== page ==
February 03, 2012
Another challenge from Terrible Minds - to write only in the present tense. This was difficult, but I think I came close. Story follows.
Julie stares into the dark, eyes wide open, listening. She hears it again, a thump, then a muffled curse. She is pretty sure no one else has a key to Don's apartment, and she knows he's still in Taiwan. She's tempted to call out, but decides using 911 is safer. She fumbles on the bedside table for his phone, but when she picks it up, instead of a dial tone she hears a recording.
"Hello ... Don ... your telephone access is now restricted to ... no ...calls, as per Federal regulations. You now have ... seven ... outstanding responses in your iVote queue. Press 1 for a list of your priority items, 2 for a list of all items, or 3 if this is an emergency."
She presses 3.
"I'm sorry, that is an invalid response. Press 1 for a list of ..."
She presses 1.
"You have ... one ... mandatory vote. If you are voting now please stand in front of your iMonitor to show your vote. Remember to ensure your face is free of any coverings, for optimum response from the iFace system."
She hates this new system, even more than she hates junk mail and telemarketing calls. She hates that it's a sellout from her government to Apple, that trades exclusive access rights to every household for a massive government buyout. It's no longer just optional online voting, and a few surveys, it's now regular votes at all levels of government, a daily barrage of survey questions from all sorts of companies, and stiff penalties for non-compliance. And it appears that Don shares her dislike, and now she's paying for it. She tries her iPhone, and gets the same response as it tries to call out over Don's network. She looks around Don's room - no iMonitor, which means she has to somehow use the one in the living room. She assumes she can fool the response software into reading a positive or negative response from her face other than Don's, but she knows that the biometrics software developed by Homeland Security is picky. Luckily she and Don are almost be twins, right down to the same haircut.
Julie opens the door slowly, phone in hand, and peeks out. The room seems empty, the sounds now coming from the distant kitchen. She tiptoes over to the monitor, set in the middle of a wall of electronics and speakers, and whispers,"Display on, low volume."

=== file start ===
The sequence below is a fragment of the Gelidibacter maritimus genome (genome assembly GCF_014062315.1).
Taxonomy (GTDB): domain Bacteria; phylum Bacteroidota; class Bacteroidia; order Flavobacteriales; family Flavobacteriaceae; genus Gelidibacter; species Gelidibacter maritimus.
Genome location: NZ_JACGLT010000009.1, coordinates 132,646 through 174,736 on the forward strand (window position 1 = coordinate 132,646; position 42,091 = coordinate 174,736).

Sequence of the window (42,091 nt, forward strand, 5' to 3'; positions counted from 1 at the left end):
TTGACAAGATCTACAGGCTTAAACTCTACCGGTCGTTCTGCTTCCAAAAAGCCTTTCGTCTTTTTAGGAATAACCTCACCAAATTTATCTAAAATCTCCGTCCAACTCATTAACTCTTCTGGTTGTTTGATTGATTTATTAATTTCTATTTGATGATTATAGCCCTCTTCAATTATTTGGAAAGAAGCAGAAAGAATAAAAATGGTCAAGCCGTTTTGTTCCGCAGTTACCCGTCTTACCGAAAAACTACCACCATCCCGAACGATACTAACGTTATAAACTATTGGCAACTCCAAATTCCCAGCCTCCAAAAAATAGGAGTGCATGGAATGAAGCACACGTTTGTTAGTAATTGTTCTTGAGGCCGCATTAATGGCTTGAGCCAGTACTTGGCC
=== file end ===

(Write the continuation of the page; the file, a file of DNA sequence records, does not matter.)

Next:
The screen brightens, and asks, "please confirm identity."
She drops her voice, "Don Pritchard."
"Unable to confirm."
Damn. She tries again, "Don Pritchard."
"Unable to confirm. You have one attempt left," says the monitor.
As she spins around she sees a tall figure standing in the hallway, smiling at her.
"Guess you haven't seen Don in a while, he's got a beard now." He picks up a portrait of Don from the shelf and turns it towards her.
"Who are you?" she says.
"I'm Charlie, a friend of Don's" He jingles some keys. "These are spares from last time he went away, I'm here to pick up a book of mine. How about you, are you a burglar or just house sitting?"
"I'm just crashing for the weekend while he's away. I'm trying to call 911 to report a burglar, but it turns out our friend Don is protesting iVote by ignoring it. Which means no phone, even 911. But no problem, now that I know your intentions are honourable."
"It is a problem," said Charlie. "A 911 attempt, plus failed ID, means a lock down. Go ahead and try, the doors are all bolted now."
"So what if we just flunk the last ID and let the cops come?"
"Don has iGuard now to protect all this electronics, the usual options are gas and or taser. The police are already on their way to take us downtown, are you prepared to wake in a cell and wait for Don to come home?"
They hear sirens in the distance.
"Shit, we're both screwed," she says.
Charlie holds up the photo in front of his face. "Not necessarily."
"You might fake the voice, but there won't be any expressions to show yeah or nay," she says.
Charlie holds up his cell phone. "Android phone, very rare. With some hacker apps, including one I call noVote. With some visual and audio jamming, the system defaults from visual to just voice responses." He holds the photo to his face, and triggers the phone.
"Hi, I am Don Pritchard."
"Hello Don, this is iVote. You have ... one ... mandatory vote ... Bill C-10, the copyright act. How do you vote?"
He turned to Julie, "does he support this?"
"Hell no," she says, "he hates it. Vote yes. And we can clear the rest too, all with the wrong vote. Be a bit of payback for getting me almost trapped in here."
"Don here," he said," I vote yes."
"Thank you Don. Cancelling 911 alert, doors are now unlocked. Be advised there is now a 911 access user fee charged to your iAccount."
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